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Old 01-26-2017, 08:36 PM   #1
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Maine to Boston

I'm looking at buying a single screw trawler in Maine and running it to the Carolinas in June. I'm a little concerned about the run from Blue Hill Maine down to Boston. Anyone cruise this area or know someone interested in running a trawler for a few days?
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Old 01-27-2017, 12:01 AM   #2
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What's your concern? There's not much different in that area versus the rest of the way down to the Carolinas.
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Old 01-27-2017, 05:09 AM   #3
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That is some of the most beautiful cruising ground on the planet!
I'd find a way to at least poke around a little before heading down the coast...
Other than lobster pots and the usual rocks/ledges there isn't too much to worry about. Lots of places to stop over.
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Old 01-27-2017, 07:26 AM   #4
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Real easy run, go in the Annisquam River and stay in Gloucester, then Boston is a short hop after that.
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Old 01-27-2017, 07:35 AM   #5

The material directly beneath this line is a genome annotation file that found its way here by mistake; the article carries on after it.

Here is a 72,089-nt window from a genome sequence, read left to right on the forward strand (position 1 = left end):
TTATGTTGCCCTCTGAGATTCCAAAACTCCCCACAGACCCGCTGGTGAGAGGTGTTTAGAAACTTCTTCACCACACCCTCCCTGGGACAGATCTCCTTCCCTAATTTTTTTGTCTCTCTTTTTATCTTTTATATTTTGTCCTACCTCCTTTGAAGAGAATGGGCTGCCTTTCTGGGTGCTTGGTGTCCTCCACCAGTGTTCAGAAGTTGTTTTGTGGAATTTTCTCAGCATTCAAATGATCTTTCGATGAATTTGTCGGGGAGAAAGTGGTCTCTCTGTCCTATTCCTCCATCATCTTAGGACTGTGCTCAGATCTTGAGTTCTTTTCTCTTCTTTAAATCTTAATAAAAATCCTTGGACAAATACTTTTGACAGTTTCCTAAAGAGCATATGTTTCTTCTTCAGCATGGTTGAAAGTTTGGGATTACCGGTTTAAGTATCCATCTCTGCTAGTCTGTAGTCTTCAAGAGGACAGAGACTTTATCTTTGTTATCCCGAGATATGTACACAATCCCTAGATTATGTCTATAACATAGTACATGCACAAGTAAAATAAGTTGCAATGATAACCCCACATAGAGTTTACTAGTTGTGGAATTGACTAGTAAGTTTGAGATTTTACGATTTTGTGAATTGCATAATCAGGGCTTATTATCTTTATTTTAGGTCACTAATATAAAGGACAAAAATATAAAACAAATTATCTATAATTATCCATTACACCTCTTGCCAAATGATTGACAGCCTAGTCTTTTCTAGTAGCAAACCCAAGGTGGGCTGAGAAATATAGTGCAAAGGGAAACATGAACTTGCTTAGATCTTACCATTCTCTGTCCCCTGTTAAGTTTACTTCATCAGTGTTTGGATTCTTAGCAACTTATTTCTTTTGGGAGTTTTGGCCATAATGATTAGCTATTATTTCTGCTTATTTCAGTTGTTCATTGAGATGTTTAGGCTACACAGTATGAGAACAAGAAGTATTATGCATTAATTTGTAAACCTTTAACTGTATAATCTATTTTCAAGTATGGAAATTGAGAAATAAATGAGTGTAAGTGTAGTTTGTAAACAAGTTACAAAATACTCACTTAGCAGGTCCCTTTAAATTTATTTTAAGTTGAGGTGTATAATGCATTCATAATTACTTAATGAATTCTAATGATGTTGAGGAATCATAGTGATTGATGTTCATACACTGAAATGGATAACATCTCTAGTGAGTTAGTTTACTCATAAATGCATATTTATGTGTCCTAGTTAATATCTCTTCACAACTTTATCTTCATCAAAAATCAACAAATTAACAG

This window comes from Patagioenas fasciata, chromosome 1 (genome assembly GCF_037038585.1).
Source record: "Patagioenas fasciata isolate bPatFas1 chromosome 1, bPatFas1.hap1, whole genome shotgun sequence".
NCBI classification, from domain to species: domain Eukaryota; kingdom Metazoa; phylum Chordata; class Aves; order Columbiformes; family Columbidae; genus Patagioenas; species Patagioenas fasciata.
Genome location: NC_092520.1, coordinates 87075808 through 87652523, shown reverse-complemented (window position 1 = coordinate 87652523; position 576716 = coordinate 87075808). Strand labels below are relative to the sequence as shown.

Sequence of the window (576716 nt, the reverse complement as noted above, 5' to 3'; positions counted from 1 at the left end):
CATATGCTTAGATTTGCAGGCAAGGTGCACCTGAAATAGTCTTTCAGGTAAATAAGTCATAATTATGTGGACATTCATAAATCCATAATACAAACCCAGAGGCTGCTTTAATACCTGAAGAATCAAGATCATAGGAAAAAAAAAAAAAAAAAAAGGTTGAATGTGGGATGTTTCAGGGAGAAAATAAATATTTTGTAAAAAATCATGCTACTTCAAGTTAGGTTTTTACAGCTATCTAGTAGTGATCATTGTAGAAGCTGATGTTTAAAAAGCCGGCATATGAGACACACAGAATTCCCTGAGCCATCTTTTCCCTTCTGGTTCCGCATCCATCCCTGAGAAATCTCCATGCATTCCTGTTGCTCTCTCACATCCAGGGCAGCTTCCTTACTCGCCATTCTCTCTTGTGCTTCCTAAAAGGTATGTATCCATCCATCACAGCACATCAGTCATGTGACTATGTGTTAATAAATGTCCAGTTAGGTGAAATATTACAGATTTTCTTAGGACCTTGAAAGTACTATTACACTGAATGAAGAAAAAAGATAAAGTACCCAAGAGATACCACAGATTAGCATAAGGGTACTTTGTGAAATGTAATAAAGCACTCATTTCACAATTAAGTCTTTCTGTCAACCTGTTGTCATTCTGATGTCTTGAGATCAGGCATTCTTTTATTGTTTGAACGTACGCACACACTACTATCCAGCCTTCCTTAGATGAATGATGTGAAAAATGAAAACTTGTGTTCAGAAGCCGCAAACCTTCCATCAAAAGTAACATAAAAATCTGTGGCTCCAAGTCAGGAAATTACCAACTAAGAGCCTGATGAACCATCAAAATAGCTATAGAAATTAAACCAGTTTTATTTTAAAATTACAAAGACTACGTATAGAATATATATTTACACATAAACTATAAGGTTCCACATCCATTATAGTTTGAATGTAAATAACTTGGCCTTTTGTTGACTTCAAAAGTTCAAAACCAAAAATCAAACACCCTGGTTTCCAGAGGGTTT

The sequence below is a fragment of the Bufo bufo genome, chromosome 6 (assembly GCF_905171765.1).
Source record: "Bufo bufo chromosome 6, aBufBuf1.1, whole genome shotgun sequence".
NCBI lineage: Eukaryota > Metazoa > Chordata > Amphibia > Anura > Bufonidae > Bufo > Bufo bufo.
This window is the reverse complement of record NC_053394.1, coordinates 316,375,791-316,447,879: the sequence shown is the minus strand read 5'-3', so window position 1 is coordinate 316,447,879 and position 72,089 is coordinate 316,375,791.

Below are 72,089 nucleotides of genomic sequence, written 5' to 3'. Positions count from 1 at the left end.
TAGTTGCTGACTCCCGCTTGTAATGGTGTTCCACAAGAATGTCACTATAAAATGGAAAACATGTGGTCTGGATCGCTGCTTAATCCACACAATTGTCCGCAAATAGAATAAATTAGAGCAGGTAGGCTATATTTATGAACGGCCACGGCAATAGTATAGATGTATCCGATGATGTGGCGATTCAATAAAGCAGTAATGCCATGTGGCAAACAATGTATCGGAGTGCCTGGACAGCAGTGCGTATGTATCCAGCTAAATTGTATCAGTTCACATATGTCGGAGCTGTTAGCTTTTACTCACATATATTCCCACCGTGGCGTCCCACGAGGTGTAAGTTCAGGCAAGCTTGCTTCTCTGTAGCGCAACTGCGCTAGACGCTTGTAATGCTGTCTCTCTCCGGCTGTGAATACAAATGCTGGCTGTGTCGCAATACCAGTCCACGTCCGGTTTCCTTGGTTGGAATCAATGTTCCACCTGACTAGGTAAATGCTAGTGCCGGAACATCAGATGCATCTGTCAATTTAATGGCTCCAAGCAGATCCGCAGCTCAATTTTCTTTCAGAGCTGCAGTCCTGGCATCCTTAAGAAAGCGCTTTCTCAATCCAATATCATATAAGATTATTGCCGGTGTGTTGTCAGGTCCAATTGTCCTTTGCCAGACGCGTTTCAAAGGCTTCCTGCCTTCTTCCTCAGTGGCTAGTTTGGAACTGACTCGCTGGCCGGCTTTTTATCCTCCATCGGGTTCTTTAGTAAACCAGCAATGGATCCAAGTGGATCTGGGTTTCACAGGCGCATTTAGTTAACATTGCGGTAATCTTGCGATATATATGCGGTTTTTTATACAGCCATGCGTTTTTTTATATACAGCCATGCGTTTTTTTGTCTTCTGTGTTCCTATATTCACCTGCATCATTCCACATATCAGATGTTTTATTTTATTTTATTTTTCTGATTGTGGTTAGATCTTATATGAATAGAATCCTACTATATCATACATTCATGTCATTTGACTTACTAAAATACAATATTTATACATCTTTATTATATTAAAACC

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Hi,
Good run down the coast with lots of places to hide. June water will still be cold, with opportunity for fog. Take your time and enjoy the trip.
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Old 01-27-2017, 08:34 AM   #6
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I have done that trip several times in a 6 kt sailboat, twice with just a compass and hand held GPS. I will do it again this summer in our 7 kt Mainship.

How fast do you cruise? Do you anchor out or always stay at marinas? Do you have radar? Is this a pure delivery or are you willing to stop for a few days at very nice places? If it is a delivery, are you willing to go straight through, maybe overnight and about 30 miles offshore?

Let me know and I will plot a route for you.

As others have noted, it is easy with lots of beautiful places to stop along the way. But lack of radar will be limiting. The first time I did this 25 years ago, we got stuck in a cove for three days out of a seven day charter waiting for the fog to lift.

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Old 01-27-2017, 11:00 AM   #7